Show Less

Things of the Spirit

Art and Healing in the American Body Politic, 1929-1941


George Van Cleve Speer

In the 1930s, the crises brought about by the Depression, climatic devastation, and the rearmament of Europe led Americans from all walks of life to believe that capitalism and technology had synthesized into a monstrous force that threatened the human race. And yet, this chaotic decade also witnessed an unprecedented level of support, both rhetorical and institutional, for the importance of art in the lives of everyday Americans. This book investigates that paradox, asking why, when simple survival presented its own obstacles, our historically pragmatic culture began to define art as a necessity rather than a luxury. To answer this question, the book traces the symbolism of the embattled and recuperative body across a broad spectrum of American culture in the Machine Age. The book situates this symbolism within the commentary of artists, novelists, critics, and educators who trusted in the power of artistic expression and the experience of art to restore the health of the body politic.


Show Summary Details
Restricted access

Bibliography 215


Bibliography Adas, Michael. Machines as the Measure of Men: Science, Technology, and Ideologies of Western Dominance. Ithaca: Cornell University Press, 1989. Adams, Henry. Thomas Hart Benton: An American Original. New York: Alfred A. Knopf, 1989. Agee, James and Walker Evans. Let Us Now Praise Famous Men. New York: Houghton Mifflin, 1941. America Today: A Book of 100 Prints. New York: Equinox Press, 1936. “American Artists’ Congress Opens First Annual in Eight Cities.” Art Digest, February 15, 1937. Azuela, Alicia. “Public Art, Meyer Schapiro and Mexican Muralism.” Oxford Art Journal 17, 1 (1994): 55–59. Baigell, Matthew and Julia Williams, eds. Artists Against War and Fas- cism: Papers of the First American Artists’ Congress. New Brunswick: Rutgers University Press, 1986. Baughman, James L. Henry R. Luce and the Rise of the American News Media. Boston: Twayne Publishers, 2001. Benton, Thomas Hart. An Artist in America. New York: Halcyon House, 1939. Blake, Casey Nelson. Beloved Community: The Cultural Criticism of Ran- dolph Bourne, Van Wyck Brooks, Waldo Frank, & Lewis Mumford. Chapel Hill: University of North Carolina Press, 1990. Boger, Astrid. People’s Lives, Public Images: The New Deal Documentary Aesthetic. Tubingen: Gunter Narr Verlag, 2001. Bogart, Michelle H. Artists, Advertising, and the Borders of Art. Chicago: University of Chicago Press, 1995. Bohan, Ruth. Looking into Walt Whitman: American Art, 1850–1920. University Park: The Pennsylvania State University Press, 2006. Borkin, Joseph. The Crime and Punishment of I.G. Farben. New York: Barnes & Noble, 1997. Brenner, Anita. Idols Behind Altars. New York: Payson & Clarke Ltd...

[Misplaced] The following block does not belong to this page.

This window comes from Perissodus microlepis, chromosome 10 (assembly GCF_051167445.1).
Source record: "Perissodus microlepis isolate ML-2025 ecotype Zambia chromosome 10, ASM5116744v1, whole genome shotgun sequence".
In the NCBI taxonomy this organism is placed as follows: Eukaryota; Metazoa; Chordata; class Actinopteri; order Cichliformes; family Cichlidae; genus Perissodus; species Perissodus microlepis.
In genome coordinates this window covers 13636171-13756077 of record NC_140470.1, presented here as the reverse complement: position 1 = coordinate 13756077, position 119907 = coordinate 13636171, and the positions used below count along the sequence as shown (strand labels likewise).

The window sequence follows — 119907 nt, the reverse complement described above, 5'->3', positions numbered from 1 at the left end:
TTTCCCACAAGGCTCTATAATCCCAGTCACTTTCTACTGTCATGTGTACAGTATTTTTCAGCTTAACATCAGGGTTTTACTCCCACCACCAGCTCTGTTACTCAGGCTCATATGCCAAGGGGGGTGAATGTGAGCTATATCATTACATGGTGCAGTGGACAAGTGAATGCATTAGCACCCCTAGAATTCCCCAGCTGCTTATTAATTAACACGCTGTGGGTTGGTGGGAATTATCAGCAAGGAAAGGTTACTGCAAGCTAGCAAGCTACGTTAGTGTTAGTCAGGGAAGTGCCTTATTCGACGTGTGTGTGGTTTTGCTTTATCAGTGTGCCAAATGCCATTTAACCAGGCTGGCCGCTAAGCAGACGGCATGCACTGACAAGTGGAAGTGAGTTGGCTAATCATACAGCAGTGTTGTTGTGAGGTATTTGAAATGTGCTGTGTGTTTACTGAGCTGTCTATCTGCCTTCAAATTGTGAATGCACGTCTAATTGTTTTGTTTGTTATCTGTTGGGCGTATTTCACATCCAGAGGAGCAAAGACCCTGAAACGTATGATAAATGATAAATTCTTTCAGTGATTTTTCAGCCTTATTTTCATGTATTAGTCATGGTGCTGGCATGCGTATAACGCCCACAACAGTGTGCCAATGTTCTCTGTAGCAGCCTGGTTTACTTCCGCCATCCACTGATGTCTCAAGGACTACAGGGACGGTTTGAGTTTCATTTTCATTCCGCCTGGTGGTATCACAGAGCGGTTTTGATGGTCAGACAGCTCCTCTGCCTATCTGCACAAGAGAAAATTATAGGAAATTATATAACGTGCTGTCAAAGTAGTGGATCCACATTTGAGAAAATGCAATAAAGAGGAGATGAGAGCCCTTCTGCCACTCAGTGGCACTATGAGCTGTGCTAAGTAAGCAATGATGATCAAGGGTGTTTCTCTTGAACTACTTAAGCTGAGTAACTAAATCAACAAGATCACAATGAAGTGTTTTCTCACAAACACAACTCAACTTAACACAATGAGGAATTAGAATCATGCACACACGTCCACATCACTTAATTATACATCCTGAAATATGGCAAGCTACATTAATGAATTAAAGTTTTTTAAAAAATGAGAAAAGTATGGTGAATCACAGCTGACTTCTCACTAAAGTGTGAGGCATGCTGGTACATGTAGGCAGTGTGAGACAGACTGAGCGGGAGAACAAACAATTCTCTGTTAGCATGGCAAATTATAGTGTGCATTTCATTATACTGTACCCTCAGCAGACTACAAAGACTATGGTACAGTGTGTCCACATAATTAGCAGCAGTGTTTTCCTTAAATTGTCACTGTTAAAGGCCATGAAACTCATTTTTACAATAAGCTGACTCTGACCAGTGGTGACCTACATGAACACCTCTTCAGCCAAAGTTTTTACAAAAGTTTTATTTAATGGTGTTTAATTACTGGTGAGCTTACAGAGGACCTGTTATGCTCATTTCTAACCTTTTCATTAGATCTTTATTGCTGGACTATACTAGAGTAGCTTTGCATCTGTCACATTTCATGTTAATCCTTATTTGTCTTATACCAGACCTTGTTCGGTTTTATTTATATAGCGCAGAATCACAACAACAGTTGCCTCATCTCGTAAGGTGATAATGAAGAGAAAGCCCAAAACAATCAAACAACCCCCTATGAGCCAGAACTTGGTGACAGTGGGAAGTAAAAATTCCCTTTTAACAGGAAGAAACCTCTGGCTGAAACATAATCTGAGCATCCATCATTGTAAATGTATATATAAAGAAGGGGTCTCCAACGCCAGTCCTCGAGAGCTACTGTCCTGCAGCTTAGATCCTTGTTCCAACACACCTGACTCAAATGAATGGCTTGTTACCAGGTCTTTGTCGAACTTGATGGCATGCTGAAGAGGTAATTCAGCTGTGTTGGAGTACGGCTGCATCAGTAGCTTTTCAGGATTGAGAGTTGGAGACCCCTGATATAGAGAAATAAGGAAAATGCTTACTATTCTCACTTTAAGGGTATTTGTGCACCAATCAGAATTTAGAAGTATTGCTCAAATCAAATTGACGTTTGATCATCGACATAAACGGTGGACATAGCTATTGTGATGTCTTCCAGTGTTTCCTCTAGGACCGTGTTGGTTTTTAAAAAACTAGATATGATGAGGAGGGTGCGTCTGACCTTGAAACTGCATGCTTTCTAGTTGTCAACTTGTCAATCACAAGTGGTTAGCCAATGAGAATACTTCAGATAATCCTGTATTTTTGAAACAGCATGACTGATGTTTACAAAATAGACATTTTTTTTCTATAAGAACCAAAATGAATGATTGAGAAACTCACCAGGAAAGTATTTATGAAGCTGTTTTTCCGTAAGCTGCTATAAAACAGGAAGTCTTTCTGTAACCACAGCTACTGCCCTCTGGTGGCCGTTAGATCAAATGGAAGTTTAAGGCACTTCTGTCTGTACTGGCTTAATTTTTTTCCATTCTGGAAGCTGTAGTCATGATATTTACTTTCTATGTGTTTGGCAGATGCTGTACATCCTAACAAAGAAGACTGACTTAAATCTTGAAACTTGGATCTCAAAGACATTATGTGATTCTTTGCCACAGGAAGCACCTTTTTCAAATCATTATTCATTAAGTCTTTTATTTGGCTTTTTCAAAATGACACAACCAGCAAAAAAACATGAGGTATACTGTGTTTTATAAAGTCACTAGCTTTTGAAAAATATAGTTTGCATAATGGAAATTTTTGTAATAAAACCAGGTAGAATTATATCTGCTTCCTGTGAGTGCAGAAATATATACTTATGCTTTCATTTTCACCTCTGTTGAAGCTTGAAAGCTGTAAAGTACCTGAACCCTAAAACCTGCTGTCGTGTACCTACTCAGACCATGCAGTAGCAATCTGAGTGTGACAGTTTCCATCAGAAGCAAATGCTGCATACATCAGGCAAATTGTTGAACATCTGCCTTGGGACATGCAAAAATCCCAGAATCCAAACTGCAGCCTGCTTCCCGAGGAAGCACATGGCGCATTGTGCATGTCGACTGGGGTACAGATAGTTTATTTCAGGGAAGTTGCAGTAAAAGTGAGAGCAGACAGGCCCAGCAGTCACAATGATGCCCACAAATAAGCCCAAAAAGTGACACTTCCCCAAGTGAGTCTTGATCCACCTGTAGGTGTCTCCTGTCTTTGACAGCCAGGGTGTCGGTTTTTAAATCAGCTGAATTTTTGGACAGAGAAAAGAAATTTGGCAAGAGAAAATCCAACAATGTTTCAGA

You are not authenticated to view the full text of this chapter or article.

This site requires a subscription or purchase to access the full text of books or journals.

Do you have any questions? Contact us.

Or login to access all content.